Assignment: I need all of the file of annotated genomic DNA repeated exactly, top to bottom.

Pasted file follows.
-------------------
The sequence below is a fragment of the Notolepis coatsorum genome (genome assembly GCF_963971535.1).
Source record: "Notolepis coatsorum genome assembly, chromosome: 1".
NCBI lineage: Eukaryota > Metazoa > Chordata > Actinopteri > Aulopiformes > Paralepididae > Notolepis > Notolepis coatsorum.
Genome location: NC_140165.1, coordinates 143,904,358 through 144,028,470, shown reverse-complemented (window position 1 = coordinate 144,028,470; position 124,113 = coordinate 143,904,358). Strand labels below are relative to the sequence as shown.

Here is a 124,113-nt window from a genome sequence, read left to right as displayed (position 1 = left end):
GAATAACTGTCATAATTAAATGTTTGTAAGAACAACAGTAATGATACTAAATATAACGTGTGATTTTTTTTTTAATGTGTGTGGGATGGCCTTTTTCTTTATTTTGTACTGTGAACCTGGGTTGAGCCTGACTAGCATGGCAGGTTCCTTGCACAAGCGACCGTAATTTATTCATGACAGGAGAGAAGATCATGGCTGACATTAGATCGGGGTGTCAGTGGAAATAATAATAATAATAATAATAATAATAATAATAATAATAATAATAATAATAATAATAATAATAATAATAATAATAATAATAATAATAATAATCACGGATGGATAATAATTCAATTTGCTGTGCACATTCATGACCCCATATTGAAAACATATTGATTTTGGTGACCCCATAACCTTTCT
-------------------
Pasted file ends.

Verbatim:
The sequence below is a fragment of the Notolepis coatsorum genome (genome assembly GCF_963971535.1).
Source record: "Notolepis coatsorum genome assembly, chromosome: 1".
NCBI lineage: Eukaryota > Metazoa > Chordata > Actinopteri > Aulopiformes > Paralepididae > Notolepis > Notolepis coatsorum.
Genome location: NC_140165.1, coordinates 143,904,358 through 144,028,470, shown reverse-complemented (window position 1 = coordinate 144,028,470; position 124,113 = coordinate 143,904,358). Strand labels below are relative to the sequence as shown.

Here is a 124,113-nt window from a genome sequence, read left to right as displayed (position 1 = left end):
GAATAACTGTCATAATTAAATGTTTGTAAGAACAACAGTAATGATACTAAATATAACGTGTGATTTTTTTTTTAATGTGTGTGGGATGGCCTTTTTCTTTATTTTGTACTGTGAACCTGGGTTGAGCCTGACTAGCATGGCAGGTTCCTTGCACAAGCGACCGTAATTTATTCATGACAGGAGAGAAGATCATGGCTGACATTAGATCGGGGTGTCAGTGGAAATAATAATAATAATAATAATAATAATAATAATAATAATAATAATAATAATAATAATAATAATAATAATAATAATAATAATAATAATAATAATCACGGATGGATAATAATTCAATTTGCTGTGCACATTCATGACCCCATATTGAAAACATATTGATTTTGGTGACCCCATAACCTTTCT